Naval War College Review


Thomas Nichols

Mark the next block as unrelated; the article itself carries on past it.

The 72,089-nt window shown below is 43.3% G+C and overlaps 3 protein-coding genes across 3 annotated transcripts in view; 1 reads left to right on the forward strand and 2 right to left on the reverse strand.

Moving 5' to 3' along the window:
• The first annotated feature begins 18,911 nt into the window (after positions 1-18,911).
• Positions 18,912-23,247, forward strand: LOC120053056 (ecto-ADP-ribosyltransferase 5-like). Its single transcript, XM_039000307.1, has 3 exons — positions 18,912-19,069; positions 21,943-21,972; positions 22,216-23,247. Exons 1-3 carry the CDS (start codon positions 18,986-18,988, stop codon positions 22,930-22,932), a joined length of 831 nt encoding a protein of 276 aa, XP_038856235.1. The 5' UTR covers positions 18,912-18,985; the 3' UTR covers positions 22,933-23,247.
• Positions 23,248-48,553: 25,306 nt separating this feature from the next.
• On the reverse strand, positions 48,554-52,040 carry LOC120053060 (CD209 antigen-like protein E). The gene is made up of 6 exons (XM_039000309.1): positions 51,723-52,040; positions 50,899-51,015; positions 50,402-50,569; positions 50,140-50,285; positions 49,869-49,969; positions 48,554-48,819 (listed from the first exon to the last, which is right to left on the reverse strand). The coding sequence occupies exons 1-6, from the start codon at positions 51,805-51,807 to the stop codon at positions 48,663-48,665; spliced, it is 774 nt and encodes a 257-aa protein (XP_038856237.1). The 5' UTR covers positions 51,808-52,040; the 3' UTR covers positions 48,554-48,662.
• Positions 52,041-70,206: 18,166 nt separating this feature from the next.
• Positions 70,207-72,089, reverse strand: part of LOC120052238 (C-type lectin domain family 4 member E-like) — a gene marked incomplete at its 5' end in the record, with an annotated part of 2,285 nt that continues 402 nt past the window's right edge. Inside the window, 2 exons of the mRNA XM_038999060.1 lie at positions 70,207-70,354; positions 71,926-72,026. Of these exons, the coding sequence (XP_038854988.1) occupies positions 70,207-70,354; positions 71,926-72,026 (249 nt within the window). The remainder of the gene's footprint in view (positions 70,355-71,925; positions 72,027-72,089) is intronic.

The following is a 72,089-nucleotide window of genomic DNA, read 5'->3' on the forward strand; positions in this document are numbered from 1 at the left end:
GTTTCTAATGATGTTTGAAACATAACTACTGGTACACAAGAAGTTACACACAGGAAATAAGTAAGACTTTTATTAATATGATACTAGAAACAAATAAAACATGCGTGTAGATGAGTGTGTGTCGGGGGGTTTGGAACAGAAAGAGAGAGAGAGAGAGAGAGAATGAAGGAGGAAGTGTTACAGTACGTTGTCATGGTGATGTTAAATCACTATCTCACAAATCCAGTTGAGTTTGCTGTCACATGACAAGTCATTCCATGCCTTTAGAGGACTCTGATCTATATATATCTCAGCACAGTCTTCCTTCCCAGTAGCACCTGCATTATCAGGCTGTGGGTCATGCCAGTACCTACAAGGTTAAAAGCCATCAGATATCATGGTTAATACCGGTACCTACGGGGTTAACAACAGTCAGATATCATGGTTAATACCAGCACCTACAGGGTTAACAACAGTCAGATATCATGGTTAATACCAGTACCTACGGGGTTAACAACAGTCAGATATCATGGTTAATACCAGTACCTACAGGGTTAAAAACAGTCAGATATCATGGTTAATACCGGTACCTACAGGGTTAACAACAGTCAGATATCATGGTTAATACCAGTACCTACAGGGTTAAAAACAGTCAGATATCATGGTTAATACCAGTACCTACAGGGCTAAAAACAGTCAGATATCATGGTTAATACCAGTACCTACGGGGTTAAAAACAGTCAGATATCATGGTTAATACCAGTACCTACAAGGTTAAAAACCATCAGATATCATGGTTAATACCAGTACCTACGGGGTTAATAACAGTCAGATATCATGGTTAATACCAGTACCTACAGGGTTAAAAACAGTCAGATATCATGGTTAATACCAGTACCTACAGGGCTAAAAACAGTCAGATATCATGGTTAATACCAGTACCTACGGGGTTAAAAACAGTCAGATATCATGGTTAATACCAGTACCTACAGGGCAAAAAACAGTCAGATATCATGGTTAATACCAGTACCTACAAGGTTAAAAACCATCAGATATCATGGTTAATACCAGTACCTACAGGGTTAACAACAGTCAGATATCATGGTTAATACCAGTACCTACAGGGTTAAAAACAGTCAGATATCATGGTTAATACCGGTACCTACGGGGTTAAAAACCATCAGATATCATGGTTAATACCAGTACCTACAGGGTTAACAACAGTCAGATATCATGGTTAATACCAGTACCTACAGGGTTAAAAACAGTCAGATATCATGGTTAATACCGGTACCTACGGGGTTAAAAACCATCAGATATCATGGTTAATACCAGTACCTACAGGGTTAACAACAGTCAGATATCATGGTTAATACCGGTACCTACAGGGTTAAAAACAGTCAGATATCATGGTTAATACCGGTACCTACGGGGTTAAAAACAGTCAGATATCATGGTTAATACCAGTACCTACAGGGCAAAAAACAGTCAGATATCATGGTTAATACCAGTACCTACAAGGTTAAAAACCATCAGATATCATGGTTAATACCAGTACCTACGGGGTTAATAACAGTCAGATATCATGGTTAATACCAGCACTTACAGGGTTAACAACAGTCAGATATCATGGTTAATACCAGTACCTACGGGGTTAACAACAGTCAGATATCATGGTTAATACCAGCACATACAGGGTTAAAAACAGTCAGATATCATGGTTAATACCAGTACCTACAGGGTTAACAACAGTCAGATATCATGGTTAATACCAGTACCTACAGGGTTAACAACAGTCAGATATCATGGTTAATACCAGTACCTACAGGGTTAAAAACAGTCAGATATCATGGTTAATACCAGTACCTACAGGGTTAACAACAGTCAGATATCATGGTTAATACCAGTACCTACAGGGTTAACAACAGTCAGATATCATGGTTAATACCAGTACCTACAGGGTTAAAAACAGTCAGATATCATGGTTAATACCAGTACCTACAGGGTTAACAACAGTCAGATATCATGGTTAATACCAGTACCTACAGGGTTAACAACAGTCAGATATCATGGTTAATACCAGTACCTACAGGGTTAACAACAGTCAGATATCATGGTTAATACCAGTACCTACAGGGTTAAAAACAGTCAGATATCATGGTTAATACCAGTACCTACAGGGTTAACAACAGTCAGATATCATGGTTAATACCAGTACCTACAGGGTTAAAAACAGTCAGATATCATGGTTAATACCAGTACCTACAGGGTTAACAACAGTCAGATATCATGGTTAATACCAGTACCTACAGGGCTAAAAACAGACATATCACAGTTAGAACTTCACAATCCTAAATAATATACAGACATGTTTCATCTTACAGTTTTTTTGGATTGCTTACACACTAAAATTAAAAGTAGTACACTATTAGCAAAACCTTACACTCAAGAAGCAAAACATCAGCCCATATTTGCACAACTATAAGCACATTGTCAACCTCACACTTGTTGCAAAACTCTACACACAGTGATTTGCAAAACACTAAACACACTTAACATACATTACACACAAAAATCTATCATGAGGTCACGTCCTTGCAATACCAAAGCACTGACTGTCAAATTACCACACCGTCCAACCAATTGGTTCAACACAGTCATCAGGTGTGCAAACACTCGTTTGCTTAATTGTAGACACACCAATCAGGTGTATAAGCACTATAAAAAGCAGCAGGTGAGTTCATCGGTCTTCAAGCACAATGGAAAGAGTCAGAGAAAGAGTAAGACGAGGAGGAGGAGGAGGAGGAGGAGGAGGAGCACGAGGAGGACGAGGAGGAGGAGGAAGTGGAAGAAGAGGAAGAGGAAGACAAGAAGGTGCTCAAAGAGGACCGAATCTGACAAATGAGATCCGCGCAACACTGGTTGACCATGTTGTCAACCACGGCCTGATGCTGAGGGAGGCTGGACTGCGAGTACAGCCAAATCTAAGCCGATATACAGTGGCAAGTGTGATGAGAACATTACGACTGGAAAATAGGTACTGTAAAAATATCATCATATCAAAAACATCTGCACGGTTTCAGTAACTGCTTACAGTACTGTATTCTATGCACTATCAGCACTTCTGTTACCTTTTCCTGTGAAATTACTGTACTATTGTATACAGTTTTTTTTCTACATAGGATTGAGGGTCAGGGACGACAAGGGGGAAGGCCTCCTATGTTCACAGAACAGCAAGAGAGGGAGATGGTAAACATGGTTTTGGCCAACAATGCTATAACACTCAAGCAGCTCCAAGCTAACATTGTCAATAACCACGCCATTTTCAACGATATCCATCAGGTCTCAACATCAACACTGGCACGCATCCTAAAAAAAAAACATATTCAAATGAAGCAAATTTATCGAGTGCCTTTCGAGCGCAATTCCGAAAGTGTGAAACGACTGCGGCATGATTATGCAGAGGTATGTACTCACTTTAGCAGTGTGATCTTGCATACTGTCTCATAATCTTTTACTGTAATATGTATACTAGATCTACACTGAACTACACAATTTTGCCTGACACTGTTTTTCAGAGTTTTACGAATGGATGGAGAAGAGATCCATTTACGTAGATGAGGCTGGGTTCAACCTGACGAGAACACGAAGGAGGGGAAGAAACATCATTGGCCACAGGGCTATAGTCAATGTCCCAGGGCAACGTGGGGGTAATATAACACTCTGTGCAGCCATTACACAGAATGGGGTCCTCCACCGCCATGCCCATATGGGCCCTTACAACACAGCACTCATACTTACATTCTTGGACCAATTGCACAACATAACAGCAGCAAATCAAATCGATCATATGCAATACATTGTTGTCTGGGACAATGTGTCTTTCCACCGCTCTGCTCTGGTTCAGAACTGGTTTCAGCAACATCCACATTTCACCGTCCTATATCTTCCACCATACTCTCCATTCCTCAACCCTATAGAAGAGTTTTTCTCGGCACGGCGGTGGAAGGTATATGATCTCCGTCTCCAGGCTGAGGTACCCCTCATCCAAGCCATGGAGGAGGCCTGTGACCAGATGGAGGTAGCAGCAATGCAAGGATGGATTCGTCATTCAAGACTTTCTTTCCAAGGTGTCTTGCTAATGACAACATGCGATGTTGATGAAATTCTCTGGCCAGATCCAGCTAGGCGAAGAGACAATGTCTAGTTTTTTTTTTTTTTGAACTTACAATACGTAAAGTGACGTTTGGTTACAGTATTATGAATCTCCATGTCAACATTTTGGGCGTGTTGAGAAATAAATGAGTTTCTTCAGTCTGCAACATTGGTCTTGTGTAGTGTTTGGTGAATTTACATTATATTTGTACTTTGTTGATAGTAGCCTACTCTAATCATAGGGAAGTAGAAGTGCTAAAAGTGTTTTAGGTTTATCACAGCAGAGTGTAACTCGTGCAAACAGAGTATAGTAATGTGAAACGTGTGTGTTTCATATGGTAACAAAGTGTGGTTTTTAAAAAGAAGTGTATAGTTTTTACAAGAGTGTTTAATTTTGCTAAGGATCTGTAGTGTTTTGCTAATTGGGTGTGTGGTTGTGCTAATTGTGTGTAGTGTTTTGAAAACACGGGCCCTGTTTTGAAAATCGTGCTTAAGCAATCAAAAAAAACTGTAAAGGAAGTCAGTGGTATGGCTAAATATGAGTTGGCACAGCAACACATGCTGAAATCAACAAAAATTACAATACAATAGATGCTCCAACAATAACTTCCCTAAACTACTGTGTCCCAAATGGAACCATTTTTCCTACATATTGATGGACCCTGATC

Even before the United States and its al- lies embarked on war in Iraq in 2003, the question of whether it is acceptable to strike enemies without clear provo- cation was an increasingly vexing one to policy makers, academics, and legal ex- perts. “Preemptive war” (attacking an enemy who is clearly about to strike you first) has always been an acceptable response to a dire and clear threat. But “preventive war” (striking a potential enemy while circumstances are favor- able to the attacker, or striking in early anticipation of a possible, or even only theoretical, threat) has traditionally been regarded in the international community as not only unwise but immoral.